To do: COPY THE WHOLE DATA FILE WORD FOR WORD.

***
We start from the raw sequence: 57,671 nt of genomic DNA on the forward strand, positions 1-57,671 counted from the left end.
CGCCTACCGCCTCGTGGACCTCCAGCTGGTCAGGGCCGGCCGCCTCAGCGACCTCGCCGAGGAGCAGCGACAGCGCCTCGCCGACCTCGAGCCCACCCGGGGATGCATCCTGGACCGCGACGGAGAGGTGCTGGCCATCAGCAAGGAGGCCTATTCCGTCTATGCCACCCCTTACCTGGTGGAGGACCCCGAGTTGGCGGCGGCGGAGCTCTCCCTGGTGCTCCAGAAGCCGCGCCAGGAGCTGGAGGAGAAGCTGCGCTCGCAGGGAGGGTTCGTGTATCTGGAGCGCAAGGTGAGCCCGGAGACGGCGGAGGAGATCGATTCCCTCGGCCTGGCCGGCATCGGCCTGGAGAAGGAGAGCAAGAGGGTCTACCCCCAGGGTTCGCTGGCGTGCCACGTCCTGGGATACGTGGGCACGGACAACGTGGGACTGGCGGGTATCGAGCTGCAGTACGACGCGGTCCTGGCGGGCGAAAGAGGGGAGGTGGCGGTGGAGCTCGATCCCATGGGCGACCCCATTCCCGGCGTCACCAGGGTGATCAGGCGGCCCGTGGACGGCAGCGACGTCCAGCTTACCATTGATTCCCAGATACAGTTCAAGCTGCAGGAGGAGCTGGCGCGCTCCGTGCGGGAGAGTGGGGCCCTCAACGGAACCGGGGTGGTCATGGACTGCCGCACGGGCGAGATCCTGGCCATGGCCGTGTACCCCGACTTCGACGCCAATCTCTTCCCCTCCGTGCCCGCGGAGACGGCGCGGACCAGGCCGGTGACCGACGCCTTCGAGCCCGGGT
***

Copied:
We start from the raw sequence: 57,671 nt of genomic DNA on the forward strand, positions 1-57,671 counted from the left end.
CGCCTACCGCCTCGTGGACCTCCAGCTGGTCAGGGCCGGCCGCCTCAGCGACCTCGCCGAGGAGCAGCGACAGCGCCTCGCCGACCTCGAGCCCACCCGGGGATGCATCCTGGACCGCGACGGAGAGGTGCTGGCCATCAGCAAGGAGGCCTATTCCGTCTATGCCACCCCTTACCTGGTGGAGGACCCCGAGTTGGCGGCGGCGGAGCTCTCCCTGGTGCTCCAGAAGCCGCGCCAGGAGCTGGAGGAGAAGCTGCGCTCGCAGGGAGGGTTCGTGTATCTGGAGCGCAAGGTGAGCCCGGAGACGGCGGAGGAGATCGATTCCCTCGGCCTGGCCGGCATCGGCCTGGAGAAGGAGAGCAAGAGGGTCTACCCCCAGGGTTCGCTGGCGTGCCACGTCCTGGGATACGTGGGCACGGACAACGTGGGACTGGCGGGTATCGAGCTGCAGTACGACGCGGTCCTGGCGGGCGAAAGAGGGGAGGTGGCGGTGGAGCTCGATCCCATGGGCGACCCCATTCCCGGCGTCACCAGGGTGATCAGGCGGCCCGTGGACGGCAGCGACGTCCAGCTTACCATTGATTCCCAGATACAGTTCAAGCTGCAGGAGGAGCTGGCGCGCTCCGTGCGGGAGAGTGGGGCCCTCAACGGAACCGGGGTGGTCATGGACTGCCGCACGGGCGAGATCCTGGCCATGGCCGTGTACCCCGACTTCGACGCCAATCTCTTCCCCTCCGTGCCCGCGGAGACGGCGCGGACCAGGCCGGTGACCGACGCCTTCGAGCCCGGGT